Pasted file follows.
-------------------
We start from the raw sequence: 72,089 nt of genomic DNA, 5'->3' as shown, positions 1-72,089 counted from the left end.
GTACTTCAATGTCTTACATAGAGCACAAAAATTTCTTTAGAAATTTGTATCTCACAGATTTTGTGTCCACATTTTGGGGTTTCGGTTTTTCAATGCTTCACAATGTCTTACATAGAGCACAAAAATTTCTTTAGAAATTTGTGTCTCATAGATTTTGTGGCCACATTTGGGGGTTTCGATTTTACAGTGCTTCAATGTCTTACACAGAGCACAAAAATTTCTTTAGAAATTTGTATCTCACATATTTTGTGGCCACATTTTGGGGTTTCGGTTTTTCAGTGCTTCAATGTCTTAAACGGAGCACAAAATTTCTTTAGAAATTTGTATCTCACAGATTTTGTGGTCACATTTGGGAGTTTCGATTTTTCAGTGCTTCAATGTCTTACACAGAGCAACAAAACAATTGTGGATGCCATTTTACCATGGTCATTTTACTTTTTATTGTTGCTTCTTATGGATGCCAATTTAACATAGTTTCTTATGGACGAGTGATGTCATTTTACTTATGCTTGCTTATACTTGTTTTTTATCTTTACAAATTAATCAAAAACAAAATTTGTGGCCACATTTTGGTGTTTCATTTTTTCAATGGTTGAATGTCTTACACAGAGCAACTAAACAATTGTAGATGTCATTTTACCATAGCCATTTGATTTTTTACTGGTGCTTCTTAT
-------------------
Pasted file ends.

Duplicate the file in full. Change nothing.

We start from the raw sequence: 72,089 nt of genomic DNA, 5'->3' as shown, positions 1-72,089 counted from the left end.
GTACTTCAATGTCTTACATAGAGCACAAAAATTTCTTTAGAAATTTGTATCTCACAGATTTTGTGTCCACATTTTGGGGTTTCGGTTTTTCAATGCTTCACAATGTCTTACATAGAGCACAAAAATTTCTTTAGAAATTTGTGTCTCATAGATTTTGTGGCCACATTTGGGGGTTTCGATTTTACAGTGCTTCAATGTCTTACACAGAGCACAAAAATTTCTTTAGAAATTTGTATCTCACATATTTTGTGGCCACATTTTGGGGTTTCGGTTTTTCAGTGCTTCAATGTCTTAAACGGAGCACAAAATTTCTTTAGAAATTTGTATCTCACAGATTTTGTGGTCACATTTGGGAGTTTCGATTTTTCAGTGCTTCAATGTCTTACACAGAGCAACAAAACAATTGTGGATGCCATTTTACCATGGTCATTTTACTTTTTATTGTTGCTTCTTATGGATGCCAATTTAACATAGTTTCTTATGGACGAGTGATGTCATTTTACTTATGCTTGCTTATACTTGTTTTTTATCTTTACAAATTAATCAAAAACAAAATTTGTGGCCACATTTTGGTGTTTCATTTTTTCAATGGTTGAATGTCTTACACAGAGCAACTAAACAATTGTAGATGTCATTTTACCATAGCCATTTGATTTTTTACTGGTGCTTCTTAT